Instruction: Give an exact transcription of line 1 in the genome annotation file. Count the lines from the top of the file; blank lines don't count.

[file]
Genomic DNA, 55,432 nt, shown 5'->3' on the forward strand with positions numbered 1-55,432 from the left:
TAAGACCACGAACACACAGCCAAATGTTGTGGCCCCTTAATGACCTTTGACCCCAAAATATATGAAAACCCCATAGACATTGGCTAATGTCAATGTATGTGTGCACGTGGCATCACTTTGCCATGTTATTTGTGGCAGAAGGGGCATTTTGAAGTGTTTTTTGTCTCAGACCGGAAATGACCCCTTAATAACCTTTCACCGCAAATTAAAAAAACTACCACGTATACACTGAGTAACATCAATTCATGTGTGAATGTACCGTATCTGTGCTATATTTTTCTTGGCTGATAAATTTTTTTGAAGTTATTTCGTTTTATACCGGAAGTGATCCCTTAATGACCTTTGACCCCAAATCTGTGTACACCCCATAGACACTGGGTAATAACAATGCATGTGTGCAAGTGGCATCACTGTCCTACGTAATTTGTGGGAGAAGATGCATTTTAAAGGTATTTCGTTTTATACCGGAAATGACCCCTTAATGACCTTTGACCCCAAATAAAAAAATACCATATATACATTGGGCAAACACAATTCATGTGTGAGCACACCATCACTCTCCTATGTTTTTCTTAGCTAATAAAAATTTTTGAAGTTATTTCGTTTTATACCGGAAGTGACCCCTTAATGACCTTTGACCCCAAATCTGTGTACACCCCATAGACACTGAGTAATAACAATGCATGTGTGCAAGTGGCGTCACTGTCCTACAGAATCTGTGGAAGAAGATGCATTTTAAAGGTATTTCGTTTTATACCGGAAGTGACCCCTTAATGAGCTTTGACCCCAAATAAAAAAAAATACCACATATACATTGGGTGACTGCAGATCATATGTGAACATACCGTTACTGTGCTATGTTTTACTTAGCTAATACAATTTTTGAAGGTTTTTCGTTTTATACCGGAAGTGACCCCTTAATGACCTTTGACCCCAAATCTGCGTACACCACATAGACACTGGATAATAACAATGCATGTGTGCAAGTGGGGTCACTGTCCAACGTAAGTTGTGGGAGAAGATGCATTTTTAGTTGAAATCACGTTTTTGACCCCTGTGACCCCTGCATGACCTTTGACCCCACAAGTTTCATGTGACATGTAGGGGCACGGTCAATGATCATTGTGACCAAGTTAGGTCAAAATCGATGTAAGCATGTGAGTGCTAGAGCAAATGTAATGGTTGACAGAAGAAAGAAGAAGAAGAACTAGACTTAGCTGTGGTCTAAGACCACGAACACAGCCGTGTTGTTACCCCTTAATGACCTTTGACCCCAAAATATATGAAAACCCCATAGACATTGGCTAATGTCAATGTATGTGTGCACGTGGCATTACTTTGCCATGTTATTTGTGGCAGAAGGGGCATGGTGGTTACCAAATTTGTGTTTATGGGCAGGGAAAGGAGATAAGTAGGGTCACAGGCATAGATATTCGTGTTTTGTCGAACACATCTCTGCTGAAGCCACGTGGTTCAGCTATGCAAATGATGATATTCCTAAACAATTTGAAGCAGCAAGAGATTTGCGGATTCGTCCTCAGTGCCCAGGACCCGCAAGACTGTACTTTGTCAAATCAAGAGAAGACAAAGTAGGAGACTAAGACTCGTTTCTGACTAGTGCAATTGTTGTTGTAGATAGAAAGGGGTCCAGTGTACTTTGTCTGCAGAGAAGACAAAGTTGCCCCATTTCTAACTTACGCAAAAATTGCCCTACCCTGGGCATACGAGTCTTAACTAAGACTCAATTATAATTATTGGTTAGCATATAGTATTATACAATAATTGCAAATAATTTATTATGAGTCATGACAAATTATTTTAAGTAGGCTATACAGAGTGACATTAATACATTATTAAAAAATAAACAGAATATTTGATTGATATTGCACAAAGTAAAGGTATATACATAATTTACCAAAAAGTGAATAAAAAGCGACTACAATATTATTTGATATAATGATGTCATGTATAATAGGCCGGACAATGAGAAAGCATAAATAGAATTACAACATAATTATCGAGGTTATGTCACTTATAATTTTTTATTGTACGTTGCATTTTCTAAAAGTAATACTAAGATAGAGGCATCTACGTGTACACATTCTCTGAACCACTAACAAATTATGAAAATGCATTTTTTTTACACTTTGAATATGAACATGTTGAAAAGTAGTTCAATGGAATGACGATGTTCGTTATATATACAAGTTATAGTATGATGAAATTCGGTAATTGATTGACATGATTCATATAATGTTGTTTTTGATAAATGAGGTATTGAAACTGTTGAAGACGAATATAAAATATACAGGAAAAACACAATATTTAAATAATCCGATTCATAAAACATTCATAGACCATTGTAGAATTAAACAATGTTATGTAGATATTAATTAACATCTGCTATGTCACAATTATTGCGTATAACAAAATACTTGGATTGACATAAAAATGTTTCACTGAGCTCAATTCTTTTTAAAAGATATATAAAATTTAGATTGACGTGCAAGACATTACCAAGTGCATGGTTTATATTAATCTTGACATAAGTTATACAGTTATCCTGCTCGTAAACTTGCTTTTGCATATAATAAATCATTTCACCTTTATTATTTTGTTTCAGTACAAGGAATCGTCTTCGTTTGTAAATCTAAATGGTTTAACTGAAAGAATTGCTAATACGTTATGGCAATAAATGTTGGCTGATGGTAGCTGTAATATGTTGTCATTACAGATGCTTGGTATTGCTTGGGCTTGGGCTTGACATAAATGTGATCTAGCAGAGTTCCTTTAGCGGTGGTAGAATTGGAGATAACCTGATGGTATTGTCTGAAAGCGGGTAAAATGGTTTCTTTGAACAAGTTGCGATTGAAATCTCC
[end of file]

Genomic DNA, 55,432 nt, shown 5'->3' on the forward strand with positions numbered 1-55,432 from the left: